The radio show focused on “The Standard Cookie Recipe” (aka the “Rumford Cookie”), which was their basic recipe and all other cookie recipes were variations on this. No surprise really, more emphasis was placed on baked goods that would rise to be fluffy and light like cakes, muffins and biscuits. The cookie can sort of fend for itself since a lot of cookie recipes don’t require baking powder.

The Rumford Cookie, circa 1936The Rumford company distributed countless recipes they used to promote their baking powder. From peanut brittle to meatloaf to pudding, everything, according to the company required baking powder. They didn’t get too creative with their cookie recipes though. In order to sell baking powder to promote the cookie, their ad’s were targeted for the children.  The reverse of the cookie recipes above states “If mother does not have any [Rumford Baking Powder] in the house, ask her to get you some. She will be delighted with the fine Cookies you can make with this powder.”

Nevertheless, we must recognize Eben Norton Horsford for his diligence back in the 1850’s. He even left his position as Professor of Chemistry at Harvard University in order to dedicate his time to “this thing called baking powder.”

Thanks Eben, I am no longer taking baking powder for granted!

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A Running Legacy

Whenever people return to Troy for reunion at least a few alumni visit the Institute Archives and Special Collections department.  It’s always fun to pull out materials and learn about their student experiences at the ‘tute.  This year an alum came in to do some research on a team he belonged to in the late 1940s and early 1950s.  While printing some pages of the Polytechnic for him I discovered what he already knew – RPI had a phenomenal cross country team 65+ years ago!

Tony DiamondBefore I share the story of that team, I’d like to introduce one of its central figures.  Tony Diamond, RPI Class of 1951, and his wife Irene stopped by with one of our regular researchers, Stephen Tzikas, Class of 1983.  After a brief discussion Tony asked to browse the Poly, and that’s when I realized what a star athlete he was.  Or rather, is – Tony is still competing and recently won several races in the National Games!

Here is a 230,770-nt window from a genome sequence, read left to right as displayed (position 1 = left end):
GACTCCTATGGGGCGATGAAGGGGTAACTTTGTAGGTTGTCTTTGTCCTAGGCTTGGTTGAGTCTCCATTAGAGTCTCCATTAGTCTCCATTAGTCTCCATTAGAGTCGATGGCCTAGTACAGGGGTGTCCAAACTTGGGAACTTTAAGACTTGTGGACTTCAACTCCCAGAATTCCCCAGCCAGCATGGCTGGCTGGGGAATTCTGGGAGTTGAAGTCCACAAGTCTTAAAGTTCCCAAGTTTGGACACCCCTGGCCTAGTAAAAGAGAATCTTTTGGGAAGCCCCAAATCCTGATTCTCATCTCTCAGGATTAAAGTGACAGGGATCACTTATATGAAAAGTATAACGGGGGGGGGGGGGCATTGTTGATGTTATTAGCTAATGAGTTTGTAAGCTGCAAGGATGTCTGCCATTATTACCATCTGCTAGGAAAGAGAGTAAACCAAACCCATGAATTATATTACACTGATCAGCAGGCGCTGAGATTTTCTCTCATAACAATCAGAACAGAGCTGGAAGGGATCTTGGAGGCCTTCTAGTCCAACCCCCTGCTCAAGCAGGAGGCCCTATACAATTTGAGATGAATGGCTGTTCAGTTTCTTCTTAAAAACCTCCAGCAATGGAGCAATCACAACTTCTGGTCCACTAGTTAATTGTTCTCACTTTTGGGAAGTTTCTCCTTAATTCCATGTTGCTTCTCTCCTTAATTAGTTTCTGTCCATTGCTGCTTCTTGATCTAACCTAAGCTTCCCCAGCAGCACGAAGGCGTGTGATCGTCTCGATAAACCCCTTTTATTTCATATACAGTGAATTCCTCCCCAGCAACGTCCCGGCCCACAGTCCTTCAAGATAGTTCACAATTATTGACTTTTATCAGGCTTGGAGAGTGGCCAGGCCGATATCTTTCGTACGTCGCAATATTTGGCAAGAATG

Poly, October 13, 1948Poly, October 20, 1948Back to RPI’s cross country team.  In the 1940s the Institute had both freshman and varsity squads.  Tony’s 1947 frosh team went undefeated, and Coach William Eddy had high expectations for the varsity program when the freshmen runners moved up in 1948.  However, the varsity team lost its first meet that year when frontrunner Diamond went off course.  It would be the first and last time Rensselaer’s varsity harriers would lose for the next three seasons.

Poly, October 25, 1950.As in any sport, it’s great to have individual stars, and Tony and his teammate Elwood Frymire were both standouts.  However, in team sports depth is even more critical to success, and as Tony puts it, his role as a captain was to help develop the underclassmen.  That focus clearly aided the team as it raced to victory in 18 consecutive meets.  A piece in the November 9, 1949 Polytechnic said it all.  RPI’s harriers were “THE team of the fall season” while the school’s football team foundered.  The following year the harriers went on to win the first annual New York State Intercollegiate Cross Country Championship in Cortland on November 18, 1950.

Transit, 1950

1950 Transit

Transit, 1950






I enjoyed learning about the cross country team’s accomplishments and I owe both Steve and Tony a debt of gratitude.  Steve for promoting the archives to other alumni and Tony for calling attention to a nearly forgotten piece of RPI history, now revealed.  Thanks guys – I hope to see you both next year!

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Commencement, 1916

1916 TransitEvery year leading up to commencement, we revisit the proud heritage that we have here at Rensselaer and offer the community glimpses into our history.  To the Class of 2016, we congratulate you and wish you the best moving forward. You too are leaving a legacy behind, as did the students in 1916.

Here are a few parting words from the Class of 1916 as found in the Transit from 1917:

Class of 1916“This chapter completes the history of the Class of 1916. We are now looking forward to June with a feeling of joy and relief not interspersed with regret. For nearly four years we have given “Old Rensselaer” our best effort. She has given us her store of knowledge. The future only will tell where the balance stands…We will soon be busy on our theses after which we will go out into the world of real problems to ‘toil for thy glory, Old Rensselaer.’ In leaving we can but beg forgiveness for any transgressions we have been guilty of in the past and give the Faculty our best wishes for the future.”

Class of 1916Commencement took place on Wednesday, June 14th in the ’87 Gymnasium. Alfred Treadway White (Class of 1865) gave the commencement speech to a graduating class consisting of 75. The first ever doctoral degree was awarded that year in electrical engineering along with a bachelors degree in science (1) and engineering : civil (37), mechanical (15), electrical (18), and chemical (2).